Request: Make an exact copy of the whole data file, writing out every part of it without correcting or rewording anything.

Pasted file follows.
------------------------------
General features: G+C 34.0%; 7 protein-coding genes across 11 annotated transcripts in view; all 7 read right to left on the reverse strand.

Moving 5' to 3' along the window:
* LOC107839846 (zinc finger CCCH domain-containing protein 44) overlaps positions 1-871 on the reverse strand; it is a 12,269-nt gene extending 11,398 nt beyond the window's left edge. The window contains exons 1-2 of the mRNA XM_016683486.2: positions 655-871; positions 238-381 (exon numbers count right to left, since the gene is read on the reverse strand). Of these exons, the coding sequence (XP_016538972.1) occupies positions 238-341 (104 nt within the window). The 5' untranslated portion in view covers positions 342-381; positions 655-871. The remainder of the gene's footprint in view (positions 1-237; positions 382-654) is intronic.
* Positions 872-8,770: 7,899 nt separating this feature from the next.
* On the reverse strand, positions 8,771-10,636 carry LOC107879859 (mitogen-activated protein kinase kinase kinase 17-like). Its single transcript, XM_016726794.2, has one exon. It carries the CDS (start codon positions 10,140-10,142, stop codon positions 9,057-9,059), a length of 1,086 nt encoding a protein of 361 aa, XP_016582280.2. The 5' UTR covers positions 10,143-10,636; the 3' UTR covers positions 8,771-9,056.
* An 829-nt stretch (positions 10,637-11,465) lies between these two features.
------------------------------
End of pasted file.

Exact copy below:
General features: G+C 34.0%; 7 protein-coding genes across 11 annotated transcripts in view; all 7 read right to left on the reverse strand.

Moving 5' to 3' along the window:
* LOC107839846 (zinc finger CCCH domain-containing protein 44) overlaps positions 1-871 on the reverse strand; it is a 12,269-nt gene extending 11,398 nt beyond the window's left edge. The window contains exons 1-2 of the mRNA XM_016683486.2: positions 655-871; positions 238-381 (exon numbers count right to left, since the gene is read on the reverse strand). Of these exons, the coding sequence (XP_016538972.1) occupies positions 238-341 (104 nt within the window). The 5' untranslated portion in view covers positions 342-381; positions 655-871. The remainder of the gene's footprint in view (positions 1-237; positions 382-654) is intronic.
* Positions 872-8,770: 7,899 nt separating this feature from the next.
* On the reverse strand, positions 8,771-10,636 carry LOC107879859 (mitogen-activated protein kinase kinase kinase 17-like). Its single transcript, XM_016726794.2, has one exon. It carries the CDS (start codon positions 10,140-10,142, stop codon positions 9,057-9,059), a length of 1,086 nt encoding a protein of 361 aa, XP_016582280.2. The 5' UTR covers positions 10,143-10,636; the 3' UTR covers positions 8,771-9,056.
* An 829-nt stretch (positions 10,637-11,465) lies between these two features.